What just happened?

Given the uninterrupted news cycle, the Vilnius conference now seems like distant history, and the press narrative on Sweden’s NATO membership has largely reverted to the previous status quo. However, at last week’s NATO conference, another interesting Western press narrative with different interpretations emerged: “Turkey is turning its direction to the West.”

This theme emerged on the afternoon of July 10, following President Erdogan’s statements that morning regarding Turkey’s EU membership. (7) It was later expanded by other authors, sometimes in an almost plagiaristic fashion. (8) However, there is not even a week left before President Erdogan starts touring the Gulf countries.

Such blatant misinterpretations of short-term political developments in Turkey are unfortunately perfectly normal for Western media commentators trying to interpret the Turkish scene for their readers. Something as profound as the reorientation of a country’s political course can only be defined in the medium to long term and through multiple events and decisions.

For these reasons, the most pressing question that arises regarding the behavior of the international media during the Vilnius NATO conference is why exactly is all this “noise and anger” deemed necessary.

Journalists, of course, write according to what they find interesting and what their editors want or allow; Comments from both journalists and editors are influenced by a multitude of factors, including bias and political affiliation.

Perhaps NATO officials felt the need to create a positive atmosphere that all NATO governments and citizens could appreciate, at an otherwise extremely difficult time.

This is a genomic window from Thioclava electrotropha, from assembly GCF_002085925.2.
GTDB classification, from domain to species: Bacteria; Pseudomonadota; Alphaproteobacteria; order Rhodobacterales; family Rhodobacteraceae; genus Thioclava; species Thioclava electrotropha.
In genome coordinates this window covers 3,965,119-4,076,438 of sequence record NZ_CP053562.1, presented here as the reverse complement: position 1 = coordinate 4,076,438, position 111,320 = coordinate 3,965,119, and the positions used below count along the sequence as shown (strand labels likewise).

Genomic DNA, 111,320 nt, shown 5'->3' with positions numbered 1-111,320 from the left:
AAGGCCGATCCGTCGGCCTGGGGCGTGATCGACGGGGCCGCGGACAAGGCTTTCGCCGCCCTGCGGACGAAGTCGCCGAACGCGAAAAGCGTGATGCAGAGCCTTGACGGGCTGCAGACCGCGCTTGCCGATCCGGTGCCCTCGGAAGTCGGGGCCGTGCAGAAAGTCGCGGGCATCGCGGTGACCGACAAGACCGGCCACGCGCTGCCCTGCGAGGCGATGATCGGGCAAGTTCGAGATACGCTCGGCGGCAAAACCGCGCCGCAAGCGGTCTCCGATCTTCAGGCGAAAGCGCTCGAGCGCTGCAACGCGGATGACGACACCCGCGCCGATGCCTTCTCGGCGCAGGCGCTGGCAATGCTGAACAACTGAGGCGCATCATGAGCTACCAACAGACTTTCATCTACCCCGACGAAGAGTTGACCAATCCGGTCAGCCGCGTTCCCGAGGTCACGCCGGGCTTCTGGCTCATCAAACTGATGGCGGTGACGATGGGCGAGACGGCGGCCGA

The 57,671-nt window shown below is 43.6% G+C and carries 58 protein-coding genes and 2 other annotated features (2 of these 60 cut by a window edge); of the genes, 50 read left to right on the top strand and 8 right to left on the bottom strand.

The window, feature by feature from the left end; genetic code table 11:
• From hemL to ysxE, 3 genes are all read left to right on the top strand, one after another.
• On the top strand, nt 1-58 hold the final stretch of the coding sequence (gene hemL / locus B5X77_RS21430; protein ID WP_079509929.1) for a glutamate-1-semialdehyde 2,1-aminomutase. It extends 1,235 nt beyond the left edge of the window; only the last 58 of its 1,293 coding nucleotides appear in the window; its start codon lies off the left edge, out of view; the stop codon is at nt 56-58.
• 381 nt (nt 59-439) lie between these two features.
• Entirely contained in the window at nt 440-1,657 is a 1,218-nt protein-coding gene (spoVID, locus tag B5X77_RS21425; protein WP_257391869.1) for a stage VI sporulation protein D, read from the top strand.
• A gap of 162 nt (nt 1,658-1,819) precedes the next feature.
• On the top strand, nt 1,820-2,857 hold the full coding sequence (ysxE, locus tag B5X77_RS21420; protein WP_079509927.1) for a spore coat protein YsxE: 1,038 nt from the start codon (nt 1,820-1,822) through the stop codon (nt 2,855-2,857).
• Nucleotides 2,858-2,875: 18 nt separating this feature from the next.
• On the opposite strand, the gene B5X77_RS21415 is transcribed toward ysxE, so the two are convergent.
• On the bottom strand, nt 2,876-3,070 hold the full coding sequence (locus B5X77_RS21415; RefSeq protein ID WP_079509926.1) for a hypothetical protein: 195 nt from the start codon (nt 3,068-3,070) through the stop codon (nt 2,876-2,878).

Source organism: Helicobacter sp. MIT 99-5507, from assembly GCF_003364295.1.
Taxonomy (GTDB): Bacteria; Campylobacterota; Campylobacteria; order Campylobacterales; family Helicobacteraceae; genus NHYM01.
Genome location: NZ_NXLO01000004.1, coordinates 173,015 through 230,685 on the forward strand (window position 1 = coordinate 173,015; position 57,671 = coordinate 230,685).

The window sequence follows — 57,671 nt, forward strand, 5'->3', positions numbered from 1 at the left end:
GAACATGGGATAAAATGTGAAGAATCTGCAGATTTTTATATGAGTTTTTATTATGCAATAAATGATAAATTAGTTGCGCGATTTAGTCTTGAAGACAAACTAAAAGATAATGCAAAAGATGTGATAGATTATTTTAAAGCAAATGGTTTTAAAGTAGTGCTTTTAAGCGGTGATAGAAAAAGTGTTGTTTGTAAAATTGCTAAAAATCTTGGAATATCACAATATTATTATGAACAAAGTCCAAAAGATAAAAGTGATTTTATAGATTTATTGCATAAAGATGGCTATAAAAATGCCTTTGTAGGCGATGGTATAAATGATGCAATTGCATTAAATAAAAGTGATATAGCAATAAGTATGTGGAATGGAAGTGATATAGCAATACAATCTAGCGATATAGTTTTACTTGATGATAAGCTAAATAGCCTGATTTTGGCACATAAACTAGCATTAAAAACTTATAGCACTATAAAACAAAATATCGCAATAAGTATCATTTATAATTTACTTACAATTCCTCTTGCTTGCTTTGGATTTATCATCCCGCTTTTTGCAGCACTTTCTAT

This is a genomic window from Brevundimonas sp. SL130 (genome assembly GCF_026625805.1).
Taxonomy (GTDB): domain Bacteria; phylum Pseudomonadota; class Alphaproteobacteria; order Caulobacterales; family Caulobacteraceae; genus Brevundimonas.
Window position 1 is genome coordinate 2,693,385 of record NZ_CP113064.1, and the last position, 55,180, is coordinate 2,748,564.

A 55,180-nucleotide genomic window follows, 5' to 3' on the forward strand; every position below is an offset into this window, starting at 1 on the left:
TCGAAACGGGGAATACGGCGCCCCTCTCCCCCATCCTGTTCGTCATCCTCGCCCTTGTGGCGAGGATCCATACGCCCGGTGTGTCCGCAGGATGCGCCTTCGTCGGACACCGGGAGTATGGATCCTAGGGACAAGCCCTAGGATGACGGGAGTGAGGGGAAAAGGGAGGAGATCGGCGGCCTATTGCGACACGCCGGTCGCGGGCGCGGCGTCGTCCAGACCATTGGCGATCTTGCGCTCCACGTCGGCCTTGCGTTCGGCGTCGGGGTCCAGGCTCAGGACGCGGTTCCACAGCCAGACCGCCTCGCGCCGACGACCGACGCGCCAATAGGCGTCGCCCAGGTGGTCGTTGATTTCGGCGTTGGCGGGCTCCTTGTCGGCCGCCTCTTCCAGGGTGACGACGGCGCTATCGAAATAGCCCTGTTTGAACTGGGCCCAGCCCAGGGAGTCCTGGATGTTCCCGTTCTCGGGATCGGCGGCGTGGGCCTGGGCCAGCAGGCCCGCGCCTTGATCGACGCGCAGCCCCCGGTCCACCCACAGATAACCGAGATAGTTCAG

In an age of war, internal discord, and rising international tensions, the Potemkin front of unity and harmony will be a key element in this effort to provide some positive public relations mood to the rest of the world.

Perhaps some NATO officials or politicians were delusional enough to think that they could pressure Turkish officials to make concessions. Or was the real target the US Congress?

Whatever the case, journalists who are willingly or unknowingly caught in this farce should not forget the advice the taxi driver gave to Aomame in the opening pages of 1Q84.

The fact is that Sweden needs to take decisive action against PKK and FETO terrorist organizations and other terrorist groups in Sweden to end their ability to operate on Swedish soil. And only the Turkish Grand National Assembly will decide whether Sweden fulfills these conditions or not.

(1) Haruki Murakami. 1Q84, Chapter 1. Jay Rubin and Philip Gabriel, translators.

(2) Later the same day, the NYT tacitly admitted the mistake by publishing the following article: Erdogan Says Yes to Sweden’s NATO Goal, But Not So Quickly – The New York Times (nytimes.com)

(3) https://www.nato.int/nato-welcome/index.html

(4) For example: NATO’s Welcome to Sweden Party is Back on Ice – The New York Times (nytimes.com)

(5) European leaders welcome Turkey’s green light for Sweden’s NATO membership (aa.com.tr); Turkey Leads Sweden’s Entry into NATO on Summit Eve – The New York Times (nytimes.com)

(6) Sweden’s accession to NATO At the discretion of the Turkish parliament: President Erdoğan (aa.com.tr)

(7) Why does Erdogan attribute Sweden’s NATO membership to Turkey’s EU membership? – Middle East Eye

(8) For example: Erdogan’s view of Sweden signals improved relations with the United States – The New York Times (nytimes.com)

* The views expressed in this article belong to the author and may not reflect Anadolu’s editorial policy.

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Has Sweden joined NATO?